Source : Times of India
The Bengalis who thought Satyajit Ray‘s short story “Bonkubabur Bandhu” bears an uncanny resemblance to Spielberg’s epic movie E.T., were not mistaken. In the 1960s, Ray did write a short story and developed it as a screenplay for what would have been the first-of-its-kind sci-fi film to be made in India. It was titled “The Alien”.
It was based on his own short story “Bonkubabur Bandhu”, about an alien landing in Bengal and befriending a boy. On being prompted by Arthur C. Clarke, who found the screenplay promising, Ray sent the script to Columbia Pictures in Hollywood, who agreed to back it, and Peter Sellers was approached. Then started the “Ordeals of the Alien” as Ray calls it, as even after a series of trips to the US, UK and France, the film was never made, and more shockingly, some fifteen years later, Ray watched Steven Spielberg’s film Close Encounters of the Third Kind and laterE.T.: The Extra-Terrestrial, and realised these bore uncanny resemblances to his script “The Alien”, including the way the ET was designed!
Satyajit Ray was a master of science fiction writing. Through his Professor Shonku stories and other fiction and non-fiction pieces, he explored the genre from various angles. A slice of hitherto undocumented cinema history, Travails with the Alien includes Ray’s detailed essay on the project with the full script ofThe Alien, as well as the original short story on which the screenplay was based. These, presented alongside correspondence between Ray and Peter Sellers, Arthur C. Clarke, Marlon Brando, Hollywood producers who showed interest, and a fascinating essay by the young student at Columbia University’s Graduate School of Journalism who broke the Spielberg story, make this book a rare and compelling read on science fiction, cinema and the art of adaptation.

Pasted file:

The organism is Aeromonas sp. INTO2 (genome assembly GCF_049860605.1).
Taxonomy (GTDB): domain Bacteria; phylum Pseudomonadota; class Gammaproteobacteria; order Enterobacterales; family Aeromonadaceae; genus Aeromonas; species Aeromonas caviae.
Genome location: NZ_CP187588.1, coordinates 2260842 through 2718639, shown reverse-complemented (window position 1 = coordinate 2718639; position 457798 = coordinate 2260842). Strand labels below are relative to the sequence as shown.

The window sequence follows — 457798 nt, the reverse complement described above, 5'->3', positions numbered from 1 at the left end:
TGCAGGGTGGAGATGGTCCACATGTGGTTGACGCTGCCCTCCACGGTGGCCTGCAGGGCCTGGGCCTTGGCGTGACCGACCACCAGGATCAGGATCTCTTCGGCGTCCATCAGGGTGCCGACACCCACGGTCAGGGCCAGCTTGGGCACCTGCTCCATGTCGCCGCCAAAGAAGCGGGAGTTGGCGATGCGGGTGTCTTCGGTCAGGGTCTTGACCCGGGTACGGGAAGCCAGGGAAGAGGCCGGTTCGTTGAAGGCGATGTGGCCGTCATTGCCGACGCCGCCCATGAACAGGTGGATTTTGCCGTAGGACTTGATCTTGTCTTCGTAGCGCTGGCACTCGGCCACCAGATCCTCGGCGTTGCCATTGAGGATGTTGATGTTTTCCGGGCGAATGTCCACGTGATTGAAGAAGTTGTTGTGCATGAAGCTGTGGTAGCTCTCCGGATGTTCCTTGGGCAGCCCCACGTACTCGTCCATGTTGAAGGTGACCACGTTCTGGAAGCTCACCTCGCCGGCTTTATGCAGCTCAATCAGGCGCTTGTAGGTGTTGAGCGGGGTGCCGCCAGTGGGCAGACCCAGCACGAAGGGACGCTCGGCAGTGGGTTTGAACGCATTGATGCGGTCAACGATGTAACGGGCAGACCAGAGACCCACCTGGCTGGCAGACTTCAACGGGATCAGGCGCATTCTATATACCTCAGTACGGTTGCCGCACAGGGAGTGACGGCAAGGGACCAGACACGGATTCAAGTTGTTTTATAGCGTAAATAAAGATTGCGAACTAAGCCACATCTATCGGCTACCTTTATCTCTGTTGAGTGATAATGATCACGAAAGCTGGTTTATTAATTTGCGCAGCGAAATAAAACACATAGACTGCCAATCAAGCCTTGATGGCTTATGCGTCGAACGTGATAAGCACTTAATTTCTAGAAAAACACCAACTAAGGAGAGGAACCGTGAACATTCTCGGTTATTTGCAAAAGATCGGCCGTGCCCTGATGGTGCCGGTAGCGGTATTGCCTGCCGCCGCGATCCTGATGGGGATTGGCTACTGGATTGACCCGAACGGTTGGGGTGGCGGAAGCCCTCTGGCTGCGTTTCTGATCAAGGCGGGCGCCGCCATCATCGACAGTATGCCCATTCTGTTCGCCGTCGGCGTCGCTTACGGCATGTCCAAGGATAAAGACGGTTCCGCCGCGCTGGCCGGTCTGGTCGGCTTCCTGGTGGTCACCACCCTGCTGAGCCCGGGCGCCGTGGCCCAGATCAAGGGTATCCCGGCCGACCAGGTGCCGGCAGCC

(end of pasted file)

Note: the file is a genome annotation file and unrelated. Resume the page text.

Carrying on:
Published by HarperCollins India, Travails with the Alien: The Film That Was Never Made and Other Adventures with Science Fiction hit the shelves on April 25.